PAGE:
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Thursday, September 11, 2008

9 Reasons to Love Ramadan: part 2

Five more reasons why I think Ramadan is a fabulous time to visit the Middle East, continued from part 1:
5. Lively Nights
– by contrast to the somnolent days, Ramadan nights are spirited. After Iftar (when everyone breaks their fast at sunset) the streets come alive. Whole cities are on the move as people pile into their cars to visit family and friends. Hotels hold Iftar buffets and set up special Ramadan tents and the nights are long.

6. Ramadan is a good excuse to watch TV – remember the good old days before the Internet, Google, Facebook, e-Bay and Twitter, when families and friends used to sit around and bond as they watched TV together? Ramadan is all about a return to such good old-fashioned fun. A high-ratings period in the Middle East, all the best Arabic-language programs (game shows, talk shows, melodramatic serials) premiere, some made especially for Ramadam.
7. Iftar
– the main meal of the day after the break of the fast is shared by families at home or worshippers at mosques who tuck into a communal meal together, spread picnic-like on the ground. Muslim and non-Muslims alike also head out for lavish Iftar buffets. Every hotel holds them and they’re great value, a must for travellers! At hotels in the UAE, there’s also a Ramadan tent with cushions and carpets where you can enjoy sheesha while you play traditional games and listen to oud music.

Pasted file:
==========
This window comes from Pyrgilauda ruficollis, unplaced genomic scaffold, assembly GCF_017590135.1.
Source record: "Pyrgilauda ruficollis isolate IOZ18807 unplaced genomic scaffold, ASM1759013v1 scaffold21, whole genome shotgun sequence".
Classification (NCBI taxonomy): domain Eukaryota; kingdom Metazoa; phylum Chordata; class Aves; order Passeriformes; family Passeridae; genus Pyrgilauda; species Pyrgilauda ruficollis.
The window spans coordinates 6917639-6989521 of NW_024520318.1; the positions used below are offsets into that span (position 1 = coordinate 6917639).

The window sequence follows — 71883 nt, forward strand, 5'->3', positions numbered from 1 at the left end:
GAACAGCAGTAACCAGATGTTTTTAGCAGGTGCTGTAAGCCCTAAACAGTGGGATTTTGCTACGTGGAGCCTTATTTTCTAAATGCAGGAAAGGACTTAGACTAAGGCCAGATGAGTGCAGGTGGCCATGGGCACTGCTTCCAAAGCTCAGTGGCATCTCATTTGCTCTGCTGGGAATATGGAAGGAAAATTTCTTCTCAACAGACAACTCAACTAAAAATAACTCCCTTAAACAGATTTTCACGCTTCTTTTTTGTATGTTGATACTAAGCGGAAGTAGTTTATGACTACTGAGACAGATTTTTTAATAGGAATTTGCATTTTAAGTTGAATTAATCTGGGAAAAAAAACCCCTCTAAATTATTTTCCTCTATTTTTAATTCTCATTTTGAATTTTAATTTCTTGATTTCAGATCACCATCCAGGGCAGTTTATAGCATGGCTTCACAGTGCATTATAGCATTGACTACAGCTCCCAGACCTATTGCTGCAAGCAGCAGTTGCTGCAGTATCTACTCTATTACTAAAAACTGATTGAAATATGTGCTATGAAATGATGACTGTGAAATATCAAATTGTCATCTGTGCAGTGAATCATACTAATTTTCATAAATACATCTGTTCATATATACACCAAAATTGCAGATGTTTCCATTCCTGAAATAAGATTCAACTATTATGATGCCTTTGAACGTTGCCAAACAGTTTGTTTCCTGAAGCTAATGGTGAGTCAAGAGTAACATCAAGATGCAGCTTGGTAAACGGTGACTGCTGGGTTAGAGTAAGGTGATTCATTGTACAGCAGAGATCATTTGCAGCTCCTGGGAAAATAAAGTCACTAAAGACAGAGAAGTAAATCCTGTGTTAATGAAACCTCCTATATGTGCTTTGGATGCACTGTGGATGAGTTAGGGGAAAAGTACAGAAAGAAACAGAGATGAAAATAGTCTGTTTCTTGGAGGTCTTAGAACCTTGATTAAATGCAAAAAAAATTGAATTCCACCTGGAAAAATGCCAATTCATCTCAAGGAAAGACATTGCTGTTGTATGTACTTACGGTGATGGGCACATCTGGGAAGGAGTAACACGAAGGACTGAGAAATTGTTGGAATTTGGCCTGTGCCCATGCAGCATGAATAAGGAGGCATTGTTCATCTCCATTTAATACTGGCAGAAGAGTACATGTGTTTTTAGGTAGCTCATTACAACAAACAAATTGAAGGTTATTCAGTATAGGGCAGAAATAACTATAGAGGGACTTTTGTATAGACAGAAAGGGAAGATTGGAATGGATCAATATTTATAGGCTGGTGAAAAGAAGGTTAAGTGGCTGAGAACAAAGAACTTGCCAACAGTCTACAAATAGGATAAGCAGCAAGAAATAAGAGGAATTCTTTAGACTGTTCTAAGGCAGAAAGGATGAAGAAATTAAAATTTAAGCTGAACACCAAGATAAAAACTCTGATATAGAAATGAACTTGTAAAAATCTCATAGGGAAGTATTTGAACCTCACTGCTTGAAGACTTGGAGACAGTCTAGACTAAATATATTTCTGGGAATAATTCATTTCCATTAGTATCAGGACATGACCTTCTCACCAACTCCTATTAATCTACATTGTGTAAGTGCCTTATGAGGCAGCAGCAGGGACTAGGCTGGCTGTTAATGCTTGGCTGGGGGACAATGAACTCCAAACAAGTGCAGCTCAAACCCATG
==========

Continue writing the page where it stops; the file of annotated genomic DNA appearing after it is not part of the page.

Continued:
8. Succulent Dates and Sweets
– many Muslims break their fast with dates and milk, a tradition dating back to the Prophet Mohammad who broke his fast with this humble meal before prayer. Platters of dates are always present at Iftar buffets and on coffee tables during Ramadan, along with traditional Arabic sweets such as the tasty katayef, a deep-fried pastry of ricotta, crushed walnuts, and sweet lemon and rosewater syrup - a great way to get that much-needed energy boost.

9. It ends with a holiday Eid Al Fitr marks the end of Ramadan. For Muslims, the three-day long celebration begins with prayers and visits to family to exchange gifts. Then everyone’s off to the malls to the movies. Eid is the busiest time of year for cinemas, much like the post-Christmas period in the West. Once the Moonsighting Committee does its job, we’re usually on a plane somewhere. Especially if that three-day Eid joins up with a weekend, we get a nice long break.

The photo? The dome and minaret of a typical mosque in the United Arab Emirates, this one at Abu Dhabi.


Anonymous said...

Great list - I agree that Ramadan is a *good* time to visit the Islamic world. The experience itself it unique and an Iftar meal is like none else.

Lara Dunston said...

Thanks! Glad you like it! Iftars are great fun, aren't they? Thanks for commenting!